In Zuck We Trust?

In Zuck We Trust?

Mark Zuckerberg does not trust his people.

Facebook is a great example of a company that has lost its way as founder CEO Mark Zuckerberg increasingly exercises control over product decisions.

Tightening control. It is difficult to fault Zuckerberg for tightening his grip on Facebook’s strategic reins in the aftermath of the Cambridge Analytica scandal. Whether or not you agree with Zuckerberg’s strategic decision to evolve Facebook into a secure messaging platform is beside the point. Where we have a bone to pick with Mr. Zuckerberg is his decision to insert himself into Product Management decisions that typically are the purview of Product Managers. Zuckerberg wouldn’t be the first founder to believe that because he got it right once he can do no wrong. Zuckerberg’s power grab and product meddling has resulted in a number of Facebook senior executives leaving the ranks in recent months.

Zuck lacks “Trust”. Zuckerberg does not sufficiently trust his people – those who spend all day every day living and breathing Facebook’s various products, features and functionality. This lack of trust is in line with Zuckerberg’s “trust” score based upon the CEORater Big 5 Personality Analysis that we ran. Zuckerberg’s “trust” score sits at the 62nd percentile relative to the broader population. For comparison, Tim Cook’s trust score is at the 78th percentile, Elon Musk at the 80th percentile and GM’s CEO Mary Barra at the 90th percentile. The below image is from Zuckerberg’s Big 5 Personality Analysis which you may access by clicking the link in the image caption.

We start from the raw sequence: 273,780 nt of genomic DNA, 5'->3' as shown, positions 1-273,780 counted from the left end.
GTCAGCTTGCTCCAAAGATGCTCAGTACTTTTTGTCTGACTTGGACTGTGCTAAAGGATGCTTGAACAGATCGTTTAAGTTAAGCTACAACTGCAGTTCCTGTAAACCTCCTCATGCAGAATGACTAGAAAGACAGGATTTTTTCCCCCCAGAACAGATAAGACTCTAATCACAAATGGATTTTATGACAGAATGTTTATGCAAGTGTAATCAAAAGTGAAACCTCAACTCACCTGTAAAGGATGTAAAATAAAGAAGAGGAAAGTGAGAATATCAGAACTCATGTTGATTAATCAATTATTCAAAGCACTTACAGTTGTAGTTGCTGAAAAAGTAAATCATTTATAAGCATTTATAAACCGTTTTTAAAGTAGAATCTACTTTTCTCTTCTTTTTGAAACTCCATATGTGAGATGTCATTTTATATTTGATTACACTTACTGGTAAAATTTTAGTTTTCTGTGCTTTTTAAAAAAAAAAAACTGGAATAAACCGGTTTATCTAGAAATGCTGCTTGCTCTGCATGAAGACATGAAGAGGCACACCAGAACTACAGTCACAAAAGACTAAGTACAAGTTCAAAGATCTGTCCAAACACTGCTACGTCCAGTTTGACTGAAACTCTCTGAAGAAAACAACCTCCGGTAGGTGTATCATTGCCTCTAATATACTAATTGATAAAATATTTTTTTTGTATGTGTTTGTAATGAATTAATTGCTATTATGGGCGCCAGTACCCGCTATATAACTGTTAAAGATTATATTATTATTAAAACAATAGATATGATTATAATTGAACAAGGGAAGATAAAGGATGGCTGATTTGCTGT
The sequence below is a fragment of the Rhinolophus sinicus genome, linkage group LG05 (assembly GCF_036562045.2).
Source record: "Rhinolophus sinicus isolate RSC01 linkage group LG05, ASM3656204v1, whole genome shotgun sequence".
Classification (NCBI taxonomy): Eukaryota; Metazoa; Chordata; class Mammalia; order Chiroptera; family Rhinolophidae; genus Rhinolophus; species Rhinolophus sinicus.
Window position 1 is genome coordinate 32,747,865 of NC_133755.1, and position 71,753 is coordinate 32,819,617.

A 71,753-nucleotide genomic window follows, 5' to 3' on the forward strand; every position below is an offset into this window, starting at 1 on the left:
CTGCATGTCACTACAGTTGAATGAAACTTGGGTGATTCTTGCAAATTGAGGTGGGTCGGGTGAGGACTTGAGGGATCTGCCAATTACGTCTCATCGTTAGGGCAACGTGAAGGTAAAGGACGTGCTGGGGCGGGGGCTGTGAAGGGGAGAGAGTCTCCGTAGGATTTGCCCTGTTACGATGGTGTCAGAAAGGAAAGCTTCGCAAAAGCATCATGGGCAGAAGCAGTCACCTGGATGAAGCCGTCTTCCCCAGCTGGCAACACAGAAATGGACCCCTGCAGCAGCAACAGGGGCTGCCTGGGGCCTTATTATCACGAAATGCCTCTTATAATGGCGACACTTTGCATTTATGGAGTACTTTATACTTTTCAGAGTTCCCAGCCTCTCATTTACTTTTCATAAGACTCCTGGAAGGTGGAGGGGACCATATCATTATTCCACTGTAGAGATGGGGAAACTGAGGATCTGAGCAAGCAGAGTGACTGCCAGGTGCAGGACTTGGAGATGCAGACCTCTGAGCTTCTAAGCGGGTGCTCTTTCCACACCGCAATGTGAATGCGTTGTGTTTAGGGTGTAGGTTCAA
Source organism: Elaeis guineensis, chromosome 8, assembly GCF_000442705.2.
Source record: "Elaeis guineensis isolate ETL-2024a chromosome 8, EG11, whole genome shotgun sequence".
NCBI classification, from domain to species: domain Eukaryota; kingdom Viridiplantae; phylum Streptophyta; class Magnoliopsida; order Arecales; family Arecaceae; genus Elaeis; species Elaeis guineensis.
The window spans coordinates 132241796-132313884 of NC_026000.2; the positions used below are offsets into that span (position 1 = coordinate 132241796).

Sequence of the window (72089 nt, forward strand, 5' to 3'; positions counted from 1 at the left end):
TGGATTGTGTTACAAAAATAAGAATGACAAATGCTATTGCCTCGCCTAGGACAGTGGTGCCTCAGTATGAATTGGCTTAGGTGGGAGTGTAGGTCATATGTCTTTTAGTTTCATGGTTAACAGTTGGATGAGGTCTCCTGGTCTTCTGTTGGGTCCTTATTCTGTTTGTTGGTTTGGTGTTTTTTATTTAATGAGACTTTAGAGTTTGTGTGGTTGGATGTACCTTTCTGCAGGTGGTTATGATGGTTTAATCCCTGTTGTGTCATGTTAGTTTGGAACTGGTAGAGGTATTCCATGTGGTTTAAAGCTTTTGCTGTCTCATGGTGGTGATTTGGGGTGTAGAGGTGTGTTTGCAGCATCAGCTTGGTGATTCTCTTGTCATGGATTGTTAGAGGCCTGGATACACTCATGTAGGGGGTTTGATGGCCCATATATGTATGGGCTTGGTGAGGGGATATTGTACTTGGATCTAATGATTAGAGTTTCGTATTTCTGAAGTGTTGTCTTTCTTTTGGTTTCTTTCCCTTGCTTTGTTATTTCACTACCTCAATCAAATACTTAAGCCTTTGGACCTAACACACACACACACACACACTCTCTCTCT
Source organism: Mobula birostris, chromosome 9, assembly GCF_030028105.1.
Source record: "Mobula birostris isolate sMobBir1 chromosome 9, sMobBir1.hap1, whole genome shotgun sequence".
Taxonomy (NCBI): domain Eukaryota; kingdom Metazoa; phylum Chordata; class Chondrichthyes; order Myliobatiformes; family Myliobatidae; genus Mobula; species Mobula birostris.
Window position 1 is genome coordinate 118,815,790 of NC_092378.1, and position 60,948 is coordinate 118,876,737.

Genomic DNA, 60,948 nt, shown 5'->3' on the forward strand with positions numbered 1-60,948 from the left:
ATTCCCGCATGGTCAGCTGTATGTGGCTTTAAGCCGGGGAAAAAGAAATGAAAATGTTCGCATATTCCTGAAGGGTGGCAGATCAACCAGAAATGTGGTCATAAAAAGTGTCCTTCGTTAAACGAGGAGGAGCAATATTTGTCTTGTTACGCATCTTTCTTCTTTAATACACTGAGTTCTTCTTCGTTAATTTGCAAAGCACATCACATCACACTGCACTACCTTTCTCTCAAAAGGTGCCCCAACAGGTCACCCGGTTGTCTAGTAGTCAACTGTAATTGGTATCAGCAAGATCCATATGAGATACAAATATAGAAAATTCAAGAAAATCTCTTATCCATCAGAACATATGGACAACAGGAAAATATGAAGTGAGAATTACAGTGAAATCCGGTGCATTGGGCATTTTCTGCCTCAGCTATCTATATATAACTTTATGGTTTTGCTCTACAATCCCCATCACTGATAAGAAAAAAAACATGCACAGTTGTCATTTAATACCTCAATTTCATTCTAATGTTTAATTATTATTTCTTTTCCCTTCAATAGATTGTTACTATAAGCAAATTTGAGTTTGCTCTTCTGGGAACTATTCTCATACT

Mark Zuckerberg “Trust” Score. Click Here for full Zuckerberg personality analysis.

Instagram – Killing the Golden Goose. One could argue that were it not for Instagram’s success, Facebook’s reported usage metrics and valuation would be substantially less than where those figures stand today. Zuckerberg’s meddling in Instagram’s user experience (UI/UX) is ultimately what caused Instagram co-founder Kevin Systrom to leave last year. We touched on this topic last year in a TEK2day Podcast episode when Systrom announced his Facebook resignation. To borrow a football analogy, rather than continue to run the plays that have worked, Zuckerberg chose to throw out the playbook and change the offensive coordinator.



At the root of Instagram’s problem is Zuckerberg’s desire to further monetize Instagram by driving Ads into the user feed. This change is similar to forcing Las Vegas hotel guests to walk through casino floors in order to access checkout services and elevators. Instagram users must sift through Ads in order to access the content they care about. Further, Ads aren’t clearly marked, carrying only a “sponsored” label which users must train themselves to look for in order to distinguish advertisements from user-generated content. Ads create friction, dilute the user experience and can quickly turn users against a social media platform. Our bet is that Instagram usage declines both in terms of user growth rate and user activity on the platform. My behavior has changed in recent weeks as a result of Instagram Ads. I’m not willing to pay the toll of having to face ads at Instagram logon prior to my accessing the content I care about (speaking both of our CEORater and TEK2day Instagram content as well as my personal content). Time will tell. Whether or not these product and strategic decisions work for Facebook – they will be Zuckerberg’s decisions – regardless of outcome.


Facebook founder & CEO Mark Zuckerberg testifying before Congress April 2018.

CEORater Big 5 CEO Personality Analysis